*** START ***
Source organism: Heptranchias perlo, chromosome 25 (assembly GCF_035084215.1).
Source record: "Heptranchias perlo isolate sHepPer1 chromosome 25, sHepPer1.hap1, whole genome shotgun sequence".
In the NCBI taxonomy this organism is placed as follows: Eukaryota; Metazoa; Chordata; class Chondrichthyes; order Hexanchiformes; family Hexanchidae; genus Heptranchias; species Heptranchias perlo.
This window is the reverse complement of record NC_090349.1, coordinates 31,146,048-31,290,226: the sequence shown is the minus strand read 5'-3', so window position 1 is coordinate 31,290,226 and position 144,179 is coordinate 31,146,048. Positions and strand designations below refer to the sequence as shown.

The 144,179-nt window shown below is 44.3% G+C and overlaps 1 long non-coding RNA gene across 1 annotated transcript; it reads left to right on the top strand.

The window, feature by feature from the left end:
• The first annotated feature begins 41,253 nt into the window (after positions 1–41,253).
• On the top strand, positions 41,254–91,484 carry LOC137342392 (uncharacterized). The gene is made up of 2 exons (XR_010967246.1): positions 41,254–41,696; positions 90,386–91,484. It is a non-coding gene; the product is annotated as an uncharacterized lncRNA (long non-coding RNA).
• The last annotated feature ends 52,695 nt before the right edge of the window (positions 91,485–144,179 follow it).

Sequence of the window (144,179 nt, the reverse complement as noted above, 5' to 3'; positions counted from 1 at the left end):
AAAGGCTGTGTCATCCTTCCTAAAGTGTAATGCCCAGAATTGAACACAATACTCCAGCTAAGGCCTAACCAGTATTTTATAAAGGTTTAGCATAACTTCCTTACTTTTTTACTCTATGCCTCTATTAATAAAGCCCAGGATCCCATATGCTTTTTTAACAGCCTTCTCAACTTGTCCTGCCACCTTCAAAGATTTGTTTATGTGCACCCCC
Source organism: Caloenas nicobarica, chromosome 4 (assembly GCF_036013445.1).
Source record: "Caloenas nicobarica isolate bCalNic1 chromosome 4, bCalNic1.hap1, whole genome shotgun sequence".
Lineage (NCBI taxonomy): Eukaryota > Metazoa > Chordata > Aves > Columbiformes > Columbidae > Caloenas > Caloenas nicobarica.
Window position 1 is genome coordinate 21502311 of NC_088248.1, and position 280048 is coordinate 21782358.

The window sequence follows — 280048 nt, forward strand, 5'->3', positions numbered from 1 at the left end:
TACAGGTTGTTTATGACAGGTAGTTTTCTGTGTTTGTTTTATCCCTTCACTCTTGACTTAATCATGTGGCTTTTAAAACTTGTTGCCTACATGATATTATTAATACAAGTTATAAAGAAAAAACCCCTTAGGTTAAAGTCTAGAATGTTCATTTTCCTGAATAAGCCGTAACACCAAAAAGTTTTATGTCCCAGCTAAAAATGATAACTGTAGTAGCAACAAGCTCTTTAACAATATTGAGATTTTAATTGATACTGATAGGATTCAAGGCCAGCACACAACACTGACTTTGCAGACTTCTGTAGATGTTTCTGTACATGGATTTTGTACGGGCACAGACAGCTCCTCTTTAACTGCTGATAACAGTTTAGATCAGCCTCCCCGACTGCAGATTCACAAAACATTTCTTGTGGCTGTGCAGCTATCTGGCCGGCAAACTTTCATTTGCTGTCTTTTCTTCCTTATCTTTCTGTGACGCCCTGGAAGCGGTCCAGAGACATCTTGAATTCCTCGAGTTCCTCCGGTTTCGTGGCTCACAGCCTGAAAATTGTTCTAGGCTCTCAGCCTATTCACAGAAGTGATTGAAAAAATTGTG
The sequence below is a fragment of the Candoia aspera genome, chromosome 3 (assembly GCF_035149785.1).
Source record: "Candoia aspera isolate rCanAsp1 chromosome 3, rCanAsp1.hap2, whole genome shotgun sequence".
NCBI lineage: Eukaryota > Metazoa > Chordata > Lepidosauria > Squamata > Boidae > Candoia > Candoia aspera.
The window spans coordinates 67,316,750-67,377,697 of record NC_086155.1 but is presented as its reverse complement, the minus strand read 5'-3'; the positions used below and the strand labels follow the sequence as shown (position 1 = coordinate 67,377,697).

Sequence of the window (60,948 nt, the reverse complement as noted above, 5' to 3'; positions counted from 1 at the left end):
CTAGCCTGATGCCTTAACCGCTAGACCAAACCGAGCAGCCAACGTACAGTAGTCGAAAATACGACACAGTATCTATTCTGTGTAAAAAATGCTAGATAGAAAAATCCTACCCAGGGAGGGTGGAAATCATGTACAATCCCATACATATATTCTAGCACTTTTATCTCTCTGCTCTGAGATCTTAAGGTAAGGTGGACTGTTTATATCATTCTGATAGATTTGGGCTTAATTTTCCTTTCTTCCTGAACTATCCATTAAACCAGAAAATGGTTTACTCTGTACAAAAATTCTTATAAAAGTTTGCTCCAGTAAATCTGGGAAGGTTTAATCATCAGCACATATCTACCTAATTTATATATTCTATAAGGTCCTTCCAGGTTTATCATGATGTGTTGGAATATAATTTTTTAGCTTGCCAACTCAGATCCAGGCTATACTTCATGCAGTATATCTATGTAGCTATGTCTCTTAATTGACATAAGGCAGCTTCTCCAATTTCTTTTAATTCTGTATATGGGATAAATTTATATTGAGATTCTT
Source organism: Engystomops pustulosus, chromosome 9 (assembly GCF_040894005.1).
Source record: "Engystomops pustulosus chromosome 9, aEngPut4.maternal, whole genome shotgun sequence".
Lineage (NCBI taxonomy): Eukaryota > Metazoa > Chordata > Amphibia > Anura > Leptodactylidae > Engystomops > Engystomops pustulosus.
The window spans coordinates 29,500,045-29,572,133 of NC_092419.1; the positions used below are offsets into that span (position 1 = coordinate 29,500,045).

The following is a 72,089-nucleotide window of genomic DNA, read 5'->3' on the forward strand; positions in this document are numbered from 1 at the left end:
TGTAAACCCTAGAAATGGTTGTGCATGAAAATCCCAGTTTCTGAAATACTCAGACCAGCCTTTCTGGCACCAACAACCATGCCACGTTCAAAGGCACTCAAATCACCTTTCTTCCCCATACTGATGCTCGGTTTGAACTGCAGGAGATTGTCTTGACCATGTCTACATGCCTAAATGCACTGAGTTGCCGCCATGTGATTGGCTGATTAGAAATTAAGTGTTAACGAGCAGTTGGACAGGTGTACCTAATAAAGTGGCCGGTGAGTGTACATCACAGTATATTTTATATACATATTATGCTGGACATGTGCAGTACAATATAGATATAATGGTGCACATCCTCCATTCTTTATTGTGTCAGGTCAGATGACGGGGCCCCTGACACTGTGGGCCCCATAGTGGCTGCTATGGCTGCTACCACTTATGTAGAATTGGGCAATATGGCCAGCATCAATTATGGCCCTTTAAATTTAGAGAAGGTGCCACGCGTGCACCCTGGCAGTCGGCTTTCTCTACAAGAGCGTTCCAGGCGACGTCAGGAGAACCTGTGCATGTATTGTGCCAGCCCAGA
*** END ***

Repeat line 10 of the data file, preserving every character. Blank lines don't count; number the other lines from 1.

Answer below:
Sequence of the window (144,179 nt, the reverse complement as noted above, 5' to 3'; positions counted from 1 at the left end):